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Commando by Simon Smith.


Commando by Simon Smith.

Item Code : DHM0482Commando by Simon Smith. - This Edition
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PRINTSigned limited edition of 1000 prints. Image size 8 inches x 12 inches (20cm x 31cm)Artist : Simon SmithHalf
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Other editions of this item : Commando by Simon Smith DHM0482
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Limited edition of 50 artist proofs. Image size 8 inches x 12 inches (20cm x 31cm)Artist : Simon Smith£10 Off!Add any two items on this offer to your basket, and the lower priced item will be half price in the checkout!Now : £40.00VIEW EDITION...
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Artist Details : Simon Smith
Click here for a full list of all artwork by Simon Smith


Simon Smith

Simon Smith was born in 1960 into a military family and quickly developed an interest in history and the armed forces. He has worked continually as an illustrator in the historical field since leaving art college in 1982, having graduated with a First in Fine Art and Illustration.. He has work on permanent display in London and countries as far afield as Taiwan and Israel. Simon owes his lifelong interest in military subjects to his family connections with the services.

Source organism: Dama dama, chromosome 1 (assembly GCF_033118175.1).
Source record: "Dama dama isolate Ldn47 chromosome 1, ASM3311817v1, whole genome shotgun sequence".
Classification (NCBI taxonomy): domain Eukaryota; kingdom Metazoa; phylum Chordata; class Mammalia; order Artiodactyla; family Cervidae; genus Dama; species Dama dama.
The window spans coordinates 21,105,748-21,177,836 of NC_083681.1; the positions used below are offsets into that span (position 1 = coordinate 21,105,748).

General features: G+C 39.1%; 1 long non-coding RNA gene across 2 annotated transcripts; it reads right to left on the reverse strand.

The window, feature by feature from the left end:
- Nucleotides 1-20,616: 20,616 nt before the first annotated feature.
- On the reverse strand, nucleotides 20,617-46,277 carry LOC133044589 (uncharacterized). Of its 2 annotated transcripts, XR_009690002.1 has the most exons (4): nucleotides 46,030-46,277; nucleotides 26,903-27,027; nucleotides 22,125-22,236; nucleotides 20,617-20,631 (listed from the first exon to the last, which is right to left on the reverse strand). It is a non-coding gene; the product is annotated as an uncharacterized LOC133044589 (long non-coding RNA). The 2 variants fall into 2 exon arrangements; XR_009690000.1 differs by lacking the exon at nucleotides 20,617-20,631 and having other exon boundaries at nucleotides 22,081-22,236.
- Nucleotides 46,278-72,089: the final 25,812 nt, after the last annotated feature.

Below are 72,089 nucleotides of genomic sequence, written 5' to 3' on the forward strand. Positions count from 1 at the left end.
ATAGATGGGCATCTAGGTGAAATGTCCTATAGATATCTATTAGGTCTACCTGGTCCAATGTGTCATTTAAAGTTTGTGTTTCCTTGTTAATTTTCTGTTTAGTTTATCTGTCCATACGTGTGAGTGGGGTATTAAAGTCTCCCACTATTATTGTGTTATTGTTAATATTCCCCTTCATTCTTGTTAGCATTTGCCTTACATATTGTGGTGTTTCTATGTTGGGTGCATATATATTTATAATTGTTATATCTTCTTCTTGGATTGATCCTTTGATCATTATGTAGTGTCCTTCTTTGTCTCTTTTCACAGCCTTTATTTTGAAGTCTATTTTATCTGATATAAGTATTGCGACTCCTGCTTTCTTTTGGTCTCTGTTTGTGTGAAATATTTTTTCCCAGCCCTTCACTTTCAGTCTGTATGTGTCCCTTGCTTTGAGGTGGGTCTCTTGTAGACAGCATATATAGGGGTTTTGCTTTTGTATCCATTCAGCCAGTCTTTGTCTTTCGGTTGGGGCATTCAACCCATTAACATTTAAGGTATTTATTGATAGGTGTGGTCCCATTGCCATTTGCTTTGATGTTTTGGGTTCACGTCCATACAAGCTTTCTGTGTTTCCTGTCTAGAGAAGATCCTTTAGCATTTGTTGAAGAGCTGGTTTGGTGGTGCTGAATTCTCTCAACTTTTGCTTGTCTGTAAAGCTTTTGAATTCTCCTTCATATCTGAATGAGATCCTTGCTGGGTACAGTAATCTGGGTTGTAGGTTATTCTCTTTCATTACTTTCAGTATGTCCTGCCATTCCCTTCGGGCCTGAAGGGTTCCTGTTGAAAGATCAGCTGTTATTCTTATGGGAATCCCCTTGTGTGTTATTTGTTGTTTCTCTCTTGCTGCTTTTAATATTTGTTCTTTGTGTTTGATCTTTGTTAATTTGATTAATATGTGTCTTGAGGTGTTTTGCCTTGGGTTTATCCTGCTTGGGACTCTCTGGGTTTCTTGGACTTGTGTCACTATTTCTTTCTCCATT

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Bhurtpore, about a hundred miles South of Delhi, was a fortified city perched on a great mound. The walls of the fortress were built of mud, of immense thickness, and the round shot fired by artillery in those days simply buried themselves deeply in their sides. Following the murder of the rightful successor to the ruler of Bhurtpore, lawlessness and oppression prevailed in the region. The Governor General ordered the Bengal Army to restore order there.  One cavalry and two infantry divisions, with a powerful siege train of the Bengal Army marched towards the city. Then began the slow, methodical work of digging the parallels, emplacing the guns behind defensive parapets and bringing up and defending the massive quantity of ammunition that was required. In the rocky soil around Bhurtpore every European and Native soldier was employed in the hard work of digging these positions. The guns steadily pushed forward as new parallels were dug, until the breaching batteries were established no more than 250 yards from the fortress. On 18th January 1826 the final assault was made, and Bhurtpore was captured.  Gabions filled with earth protect the guns from enemy fire. Above these are laid fascines and sandbags. Bhurtpore's crumbling walls of dry mud, which the artillery has been bombarding night and day, can be glimpsed above the gun position. I have depicted an iron 24-pounder gun on its wooden platform. The piece of the gun would have been horizontal at this range. The NCO in charge of the gun is sighting it by looking along the piece. Two men with hand-spikes manhandle the bracket trail according to his instructions. This would have to be done each time the gun was fired. The solid round shot has been loaded and rammed home on its wooden sabot. After correctly laying the gun, the NCO will retire to the left rear and order the man holding the portfire to ignite the charge. A native lascar or Golundauze is replenishing the water bucket for the spongeman. In the background a bugler of the Bengal Artillery can be glimpsed in his red jacket. At far right is a soldier of HM's 59th Foot, which served in the trenches and took part in the assault.  In 1861 the Bengal Artillery was absorbed into the Royal Artillery.
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